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SOUND BITES FROM BIG GREEN APPLE : New York Rockers Black 47 Chronicles Strife That Still Scars the Emerald Isle

July 15, 1993|MIKE BOEHM | Mike Boehm covers pop music for The Times Orange County Edition.

Irish rock is as mainstream as wearing green on St. Patrick's Day. U2, Sinead O'Connor, Van Morrison, Bob Geldof and many others have seen to that.

Rock about Ireland and the Irish isn't so readily found. That's where Black 47 comes in.

The band (which plays Saturday at the Coach House in San Juan Capistrano and Sunday at Bogart's in Long Beach) hails from New York City, but its debut album, "Fire of Freedom," deals with the Irish experience in far greater detail than you get from any of the big names associated with the Dublin rock scene.

Black 47's leader, Larry Kirwan, grew up in Ireland and emigrated to New York in the mid-1970s. His songs colorfully chronicle the Irishman-in-America saga from a personal vantage point that's alternately funny and poignant. But they also reach back to evoke key events in his homeland's history.

The song "Black 47" is a spectral depiction of the mid-19th-Century potato famine from which the band draws its name (1847, or "Black 47," having been a particularly devastating year in the famine in which millions perished or were forced to leave Ireland to survive). "James Connolly" is a blood-pumping heroic anthem that takes the listener into the heat of the 1916 Easter Rebellion against the British (the uprising in Dublin by Irish nationalists was doomed, but it sparked the movement that led to Ireland's independence a few years later).

Kirwan doesn't neglect his own history as a musician. "New York, N.Y. 10009" recalls his hard knocks on the New York City underground rock scene during the early 1980s, and "Rockin' the Bronx" mixes rap cadences with traditional jig-and-reel whirls on pipes and tin whistle as he gleefully barks rhymes that tell the story of Black 47.

That mixture of styles is a Black 47 signature. The merger of rock and traditional Irish airs and dance rhythms is the basis of its sound, but the six-man band (only three of whom are Irish born or Irish-American) also gets in the occasional reggae lick. When the sax-trombone horn section gets pumping, the E Street Band leaps to mind--an association reinforced by Kirwan's ability to color his songs with characters and specific settings, a hallmark of Bruce Springsteen's early days.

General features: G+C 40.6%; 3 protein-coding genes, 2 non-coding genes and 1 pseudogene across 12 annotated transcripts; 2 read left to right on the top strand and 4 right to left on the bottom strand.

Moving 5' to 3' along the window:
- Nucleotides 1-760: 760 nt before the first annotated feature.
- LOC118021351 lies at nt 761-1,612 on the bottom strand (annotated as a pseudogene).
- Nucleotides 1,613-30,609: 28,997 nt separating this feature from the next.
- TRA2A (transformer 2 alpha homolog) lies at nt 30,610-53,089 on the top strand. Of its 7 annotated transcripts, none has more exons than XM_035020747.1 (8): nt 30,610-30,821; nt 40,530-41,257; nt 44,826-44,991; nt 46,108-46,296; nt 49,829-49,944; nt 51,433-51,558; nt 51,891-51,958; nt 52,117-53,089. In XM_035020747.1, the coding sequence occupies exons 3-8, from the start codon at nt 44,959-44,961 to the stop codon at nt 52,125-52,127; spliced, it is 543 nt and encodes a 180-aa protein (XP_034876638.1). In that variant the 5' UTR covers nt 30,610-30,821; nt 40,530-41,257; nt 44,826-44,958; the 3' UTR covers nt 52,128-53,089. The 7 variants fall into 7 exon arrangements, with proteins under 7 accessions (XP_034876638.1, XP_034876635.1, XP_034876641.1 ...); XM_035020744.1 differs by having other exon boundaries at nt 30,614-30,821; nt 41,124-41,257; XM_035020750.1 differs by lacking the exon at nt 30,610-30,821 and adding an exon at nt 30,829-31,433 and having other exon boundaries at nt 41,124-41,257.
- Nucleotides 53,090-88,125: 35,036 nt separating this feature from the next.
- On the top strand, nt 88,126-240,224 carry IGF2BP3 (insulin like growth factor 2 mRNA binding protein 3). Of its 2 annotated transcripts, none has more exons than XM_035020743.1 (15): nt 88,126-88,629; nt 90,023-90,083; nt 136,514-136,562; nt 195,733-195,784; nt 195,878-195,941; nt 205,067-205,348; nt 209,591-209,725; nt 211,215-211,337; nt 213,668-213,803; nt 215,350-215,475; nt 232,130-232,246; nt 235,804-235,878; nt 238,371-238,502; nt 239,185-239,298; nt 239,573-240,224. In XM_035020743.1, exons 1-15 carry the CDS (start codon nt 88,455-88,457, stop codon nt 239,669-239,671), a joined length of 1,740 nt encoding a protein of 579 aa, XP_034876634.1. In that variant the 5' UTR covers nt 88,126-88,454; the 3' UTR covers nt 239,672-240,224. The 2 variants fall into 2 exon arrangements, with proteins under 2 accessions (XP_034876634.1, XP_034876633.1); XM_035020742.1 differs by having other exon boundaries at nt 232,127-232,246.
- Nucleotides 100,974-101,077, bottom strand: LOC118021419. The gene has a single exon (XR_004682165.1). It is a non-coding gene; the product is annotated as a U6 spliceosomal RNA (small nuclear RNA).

Kirwan, who has had five plays produced in small New York theaters, comes off on record as a broadly theatrical firebrand with a scratchy nasal yelp that couldn't be further from the classic Irish beauty of a Bono or a Van Morrison (sometimes his performances go too far over the top and the dramatics seem forced).

The idea for Black 47 came to him in 1989; until then, he says, he hadn't brought Irish themes or musical styles into his music in a series of New York City bands. Kirwan, who sings and plays guitar, hooked up with Chris Byrne, an Irish-American New York City cop who had learned to play the traditional Uilleann pipes and tin whistle during boyhood vacations in the old country (Byrne must decide by next month whether to return to the NYPD after a yearlong leave of absence or to cast his lot completely with Black 47).

They assembled the band that also includes Irish-born drummer Tom Hamlin, Englishman Geoffrey Blythe (a former member of Dexy's Midnight Runners) on saxophone, and two non-Irish Americans, trombonist Fred Parcells and bassist David Conrad.

As chronicled in "Rockin' the Bronx," Black 47 made early approaches to Irish neighborhood bars but didn't have much luck serving its only part-Irish stew of musical influences to drinkers who wanted "Danny Boy." The group eventually found a home in a Manhattan bar called Paddy Reilly's, attracted a growing following, and landed a deal with SBK Records. Ric Ocasek, the former Cars leader, became a fan and co-produced "Fire of Freedom" with Kirwan.

The album hasn't been a chart hit, but Kirwan said in a recent interview that he's pleased with the progress Black 47 has made through word-of-mouth and a smattering of MTV play.

"Even in New York the audience is broadly based now," he said of the band's ability to branch out from its early core of fans drawn to the novelty of a rock band with a decidedly Irish flavor. "Hopefully, good music transcends race and ethnicity."

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